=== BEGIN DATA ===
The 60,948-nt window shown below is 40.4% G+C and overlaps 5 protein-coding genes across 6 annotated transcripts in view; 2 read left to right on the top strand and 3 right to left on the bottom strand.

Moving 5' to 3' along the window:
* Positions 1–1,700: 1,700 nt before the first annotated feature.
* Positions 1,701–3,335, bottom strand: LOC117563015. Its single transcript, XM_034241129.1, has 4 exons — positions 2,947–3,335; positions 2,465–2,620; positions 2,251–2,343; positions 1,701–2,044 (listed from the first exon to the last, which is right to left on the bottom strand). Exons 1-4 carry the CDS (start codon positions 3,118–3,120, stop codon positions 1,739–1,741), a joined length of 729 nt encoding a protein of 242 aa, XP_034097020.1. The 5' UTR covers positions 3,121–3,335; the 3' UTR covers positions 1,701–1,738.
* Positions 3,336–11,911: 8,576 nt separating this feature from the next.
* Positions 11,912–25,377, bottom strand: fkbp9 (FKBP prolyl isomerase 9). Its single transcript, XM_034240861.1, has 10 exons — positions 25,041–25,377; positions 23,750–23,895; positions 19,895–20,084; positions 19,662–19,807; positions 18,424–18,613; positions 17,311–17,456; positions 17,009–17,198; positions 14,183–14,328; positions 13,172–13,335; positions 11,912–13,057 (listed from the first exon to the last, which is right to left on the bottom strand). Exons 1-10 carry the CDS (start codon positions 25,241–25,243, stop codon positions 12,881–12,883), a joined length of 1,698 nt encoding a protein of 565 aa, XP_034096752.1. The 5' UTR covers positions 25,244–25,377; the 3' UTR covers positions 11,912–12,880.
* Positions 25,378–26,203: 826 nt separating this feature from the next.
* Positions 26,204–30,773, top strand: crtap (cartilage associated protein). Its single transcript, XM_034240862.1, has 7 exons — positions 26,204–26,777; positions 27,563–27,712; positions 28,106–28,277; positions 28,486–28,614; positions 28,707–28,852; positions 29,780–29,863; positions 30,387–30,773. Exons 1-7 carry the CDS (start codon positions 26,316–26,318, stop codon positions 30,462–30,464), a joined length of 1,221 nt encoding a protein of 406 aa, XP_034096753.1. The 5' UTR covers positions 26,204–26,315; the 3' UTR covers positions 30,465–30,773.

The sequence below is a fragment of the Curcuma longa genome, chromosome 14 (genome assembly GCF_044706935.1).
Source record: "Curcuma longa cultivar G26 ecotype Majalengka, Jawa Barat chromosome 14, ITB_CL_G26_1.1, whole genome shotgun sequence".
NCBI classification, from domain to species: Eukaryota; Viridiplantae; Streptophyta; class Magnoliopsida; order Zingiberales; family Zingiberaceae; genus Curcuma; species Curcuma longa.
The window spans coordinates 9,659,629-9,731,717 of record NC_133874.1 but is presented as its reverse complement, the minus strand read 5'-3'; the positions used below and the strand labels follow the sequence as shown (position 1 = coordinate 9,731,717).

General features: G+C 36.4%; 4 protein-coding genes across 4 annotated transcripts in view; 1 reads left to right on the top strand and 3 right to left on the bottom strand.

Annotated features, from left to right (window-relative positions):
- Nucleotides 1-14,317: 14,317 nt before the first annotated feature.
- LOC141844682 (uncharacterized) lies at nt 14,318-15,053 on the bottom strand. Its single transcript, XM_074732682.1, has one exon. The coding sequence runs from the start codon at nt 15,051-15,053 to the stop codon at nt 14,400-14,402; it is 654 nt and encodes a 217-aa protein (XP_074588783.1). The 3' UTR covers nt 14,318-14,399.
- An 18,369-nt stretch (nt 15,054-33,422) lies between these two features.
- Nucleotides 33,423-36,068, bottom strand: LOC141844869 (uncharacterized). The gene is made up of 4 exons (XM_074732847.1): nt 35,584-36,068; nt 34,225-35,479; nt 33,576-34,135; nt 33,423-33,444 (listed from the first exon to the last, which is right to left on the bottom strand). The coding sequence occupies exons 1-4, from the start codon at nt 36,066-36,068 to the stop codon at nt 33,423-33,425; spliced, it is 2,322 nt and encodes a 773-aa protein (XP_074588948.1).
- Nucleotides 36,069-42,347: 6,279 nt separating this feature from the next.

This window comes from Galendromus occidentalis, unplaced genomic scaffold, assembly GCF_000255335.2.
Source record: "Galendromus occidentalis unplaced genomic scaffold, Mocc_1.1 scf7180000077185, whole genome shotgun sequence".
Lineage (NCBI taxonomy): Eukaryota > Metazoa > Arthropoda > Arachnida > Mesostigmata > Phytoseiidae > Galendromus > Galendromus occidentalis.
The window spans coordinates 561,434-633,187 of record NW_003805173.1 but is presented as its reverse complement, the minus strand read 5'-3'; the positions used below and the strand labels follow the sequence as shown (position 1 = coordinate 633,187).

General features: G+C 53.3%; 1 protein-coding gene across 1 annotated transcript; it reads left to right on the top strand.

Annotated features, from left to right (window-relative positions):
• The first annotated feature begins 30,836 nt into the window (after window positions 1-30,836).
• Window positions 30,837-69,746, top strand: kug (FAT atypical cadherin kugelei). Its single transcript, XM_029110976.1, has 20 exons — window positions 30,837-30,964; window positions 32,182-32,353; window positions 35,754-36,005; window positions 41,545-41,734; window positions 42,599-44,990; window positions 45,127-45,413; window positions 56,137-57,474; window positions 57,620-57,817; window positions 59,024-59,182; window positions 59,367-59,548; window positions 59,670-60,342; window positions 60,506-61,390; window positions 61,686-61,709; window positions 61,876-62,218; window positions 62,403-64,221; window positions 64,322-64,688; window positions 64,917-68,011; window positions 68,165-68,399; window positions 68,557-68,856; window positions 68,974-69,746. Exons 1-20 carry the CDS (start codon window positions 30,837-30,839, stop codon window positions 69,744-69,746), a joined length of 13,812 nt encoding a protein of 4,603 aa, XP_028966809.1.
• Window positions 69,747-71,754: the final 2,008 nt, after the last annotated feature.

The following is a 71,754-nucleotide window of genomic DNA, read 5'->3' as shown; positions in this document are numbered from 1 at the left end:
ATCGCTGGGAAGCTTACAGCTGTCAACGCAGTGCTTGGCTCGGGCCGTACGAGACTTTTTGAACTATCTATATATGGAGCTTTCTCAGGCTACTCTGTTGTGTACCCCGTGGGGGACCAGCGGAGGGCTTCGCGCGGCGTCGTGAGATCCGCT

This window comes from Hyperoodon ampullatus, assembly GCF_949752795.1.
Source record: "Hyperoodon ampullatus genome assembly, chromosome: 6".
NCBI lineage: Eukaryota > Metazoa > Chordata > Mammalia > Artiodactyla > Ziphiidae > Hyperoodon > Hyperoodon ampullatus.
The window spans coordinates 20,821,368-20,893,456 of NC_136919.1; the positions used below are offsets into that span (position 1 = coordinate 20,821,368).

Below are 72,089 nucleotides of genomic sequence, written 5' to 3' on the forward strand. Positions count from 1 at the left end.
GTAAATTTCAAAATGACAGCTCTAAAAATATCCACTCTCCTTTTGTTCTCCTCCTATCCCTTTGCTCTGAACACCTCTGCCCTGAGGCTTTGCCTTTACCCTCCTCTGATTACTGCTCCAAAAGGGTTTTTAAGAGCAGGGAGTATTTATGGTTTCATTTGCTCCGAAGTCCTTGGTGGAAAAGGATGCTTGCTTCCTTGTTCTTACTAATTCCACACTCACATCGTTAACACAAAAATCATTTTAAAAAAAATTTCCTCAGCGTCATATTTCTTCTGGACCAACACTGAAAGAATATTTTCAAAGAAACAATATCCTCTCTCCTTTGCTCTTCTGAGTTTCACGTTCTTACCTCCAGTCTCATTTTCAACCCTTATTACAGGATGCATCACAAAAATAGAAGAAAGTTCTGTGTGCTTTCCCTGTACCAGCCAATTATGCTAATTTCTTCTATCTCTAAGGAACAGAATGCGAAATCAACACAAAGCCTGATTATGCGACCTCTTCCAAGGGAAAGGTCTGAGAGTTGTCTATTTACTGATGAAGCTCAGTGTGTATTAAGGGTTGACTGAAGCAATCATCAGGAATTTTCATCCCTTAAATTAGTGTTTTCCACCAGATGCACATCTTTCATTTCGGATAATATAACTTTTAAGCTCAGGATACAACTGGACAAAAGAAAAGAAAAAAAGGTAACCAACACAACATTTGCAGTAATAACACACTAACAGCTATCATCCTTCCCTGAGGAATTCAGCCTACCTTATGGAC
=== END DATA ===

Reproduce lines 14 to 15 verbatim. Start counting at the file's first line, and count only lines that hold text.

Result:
Annotated features, from left to right (window-relative positions):
- Nucleotides 1-14,317: 14,317 nt before the first annotated feature.